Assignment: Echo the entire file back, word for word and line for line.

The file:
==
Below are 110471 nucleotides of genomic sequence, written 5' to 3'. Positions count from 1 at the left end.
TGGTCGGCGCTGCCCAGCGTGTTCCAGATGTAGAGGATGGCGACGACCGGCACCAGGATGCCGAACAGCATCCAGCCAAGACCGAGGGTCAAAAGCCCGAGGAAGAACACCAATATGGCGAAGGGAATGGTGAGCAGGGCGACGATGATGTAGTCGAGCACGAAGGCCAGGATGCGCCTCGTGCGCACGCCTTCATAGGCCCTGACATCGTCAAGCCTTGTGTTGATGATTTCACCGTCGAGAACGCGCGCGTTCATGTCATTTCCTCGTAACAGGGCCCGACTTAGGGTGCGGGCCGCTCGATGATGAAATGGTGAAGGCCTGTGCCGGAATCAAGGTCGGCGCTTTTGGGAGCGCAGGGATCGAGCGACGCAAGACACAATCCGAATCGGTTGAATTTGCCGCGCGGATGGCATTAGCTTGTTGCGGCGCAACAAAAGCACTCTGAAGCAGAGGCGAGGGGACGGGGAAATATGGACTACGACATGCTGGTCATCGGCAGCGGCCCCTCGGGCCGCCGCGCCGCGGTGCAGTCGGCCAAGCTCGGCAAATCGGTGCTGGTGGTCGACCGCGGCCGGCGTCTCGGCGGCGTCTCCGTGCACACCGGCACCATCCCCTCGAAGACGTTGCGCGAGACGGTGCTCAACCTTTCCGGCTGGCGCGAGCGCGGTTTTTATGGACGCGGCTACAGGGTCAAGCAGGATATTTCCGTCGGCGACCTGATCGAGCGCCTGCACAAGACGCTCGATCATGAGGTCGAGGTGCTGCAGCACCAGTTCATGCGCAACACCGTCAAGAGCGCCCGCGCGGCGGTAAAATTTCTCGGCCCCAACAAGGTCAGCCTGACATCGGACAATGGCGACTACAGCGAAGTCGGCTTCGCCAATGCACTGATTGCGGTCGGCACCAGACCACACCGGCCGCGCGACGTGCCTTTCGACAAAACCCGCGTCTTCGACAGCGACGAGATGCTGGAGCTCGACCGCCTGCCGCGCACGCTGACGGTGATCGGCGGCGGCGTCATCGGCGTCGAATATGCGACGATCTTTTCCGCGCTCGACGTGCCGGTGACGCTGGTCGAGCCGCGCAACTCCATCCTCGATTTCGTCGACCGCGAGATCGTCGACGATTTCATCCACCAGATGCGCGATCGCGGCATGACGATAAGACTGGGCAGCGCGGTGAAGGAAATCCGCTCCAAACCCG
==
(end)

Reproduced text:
Below are 110471 nucleotides of genomic sequence, written 5' to 3'. Positions count from 1 at the left end.
TGGTCGGCGCTGCCCAGCGTGTTCCAGATGTAGAGGATGGCGACGACCGGCACCAGGATGCCGAACAGCATCCAGCCAAGACCGAGGGTCAAAAGCCCGAGGAAGAACACCAATATGGCGAAGGGAATGGTGAGCAGGGCGACGATGATGTAGTCGAGCACGAAGGCCAGGATGCGCCTCGTGCGCACGCCTTCATAGGCCCTGACATCGTCAAGCCTTGTGTTGATGATTTCACCGTCGAGAACGCGCGCGTTCATGTCATTTCCTCGTAACAGGGCCCGACTTAGGGTGCGGGCCGCTCGATGATGAAATGGTGAAGGCCTGTGCCGGAATCAAGGTCGGCGCTTTTGGGAGCGCAGGGATCGAGCGACGCAAGACACAATCCGAATCGGTTGAATTTGCCGCGCGGATGGCATTAGCTTGTTGCGGCGCAACAAAAGCACTCTGAAGCAGAGGCGAGGGGACGGGGAAATATGGACTACGACATGCTGGTCATCGGCAGCGGCCCCTCGGGCCGCCGCGCCGCGGTGCAGTCGGCCAAGCTCGGCAAATCGGTGCTGGTGGTCGACCGCGGCCGGCGTCTCGGCGGCGTCTCCGTGCACACCGGCACCATCCCCTCGAAGACGTTGCGCGAGACGGTGCTCAACCTTTCCGGCTGGCGCGAGCGCGGTTTTTATGGACGCGGCTACAGGGTCAAGCAGGATATTTCCGTCGGCGACCTGATCGAGCGCCTGCACAAGACGCTCGATCATGAGGTCGAGGTGCTGCAGCACCAGTTCATGCGCAACACCGTCAAGAGCGCCCGCGCGGCGGTAAAATTTCTCGGCCCCAACAAGGTCAGCCTGACATCGGACAATGGCGACTACAGCGAAGTCGGCTTCGCCAATGCACTGATTGCGGTCGGCACCAGACCACACCGGCCGCGCGACGTGCCTTTCGACAAAACCCGCGTCTTCGACAGCGACGAGATGCTGGAGCTCGACCGCCTGCCGCGCACGCTGACGGTGATCGGCGGCGGCGTCATCGGCGTCGAATATGCGACGATCTTTTCCGCGCTCGACGTGCCGGTGACGCTGGTCGAGCCGCGCAACTCCATCCTCGATTTCGTCGACCGCGAGATCGTCGACGATTTCATCCACCAGATGCGCGATCGCGGCATGACGATAAGACTGGGCAGCGCGGTGAAGGAAATCCGCTCCAAACCCG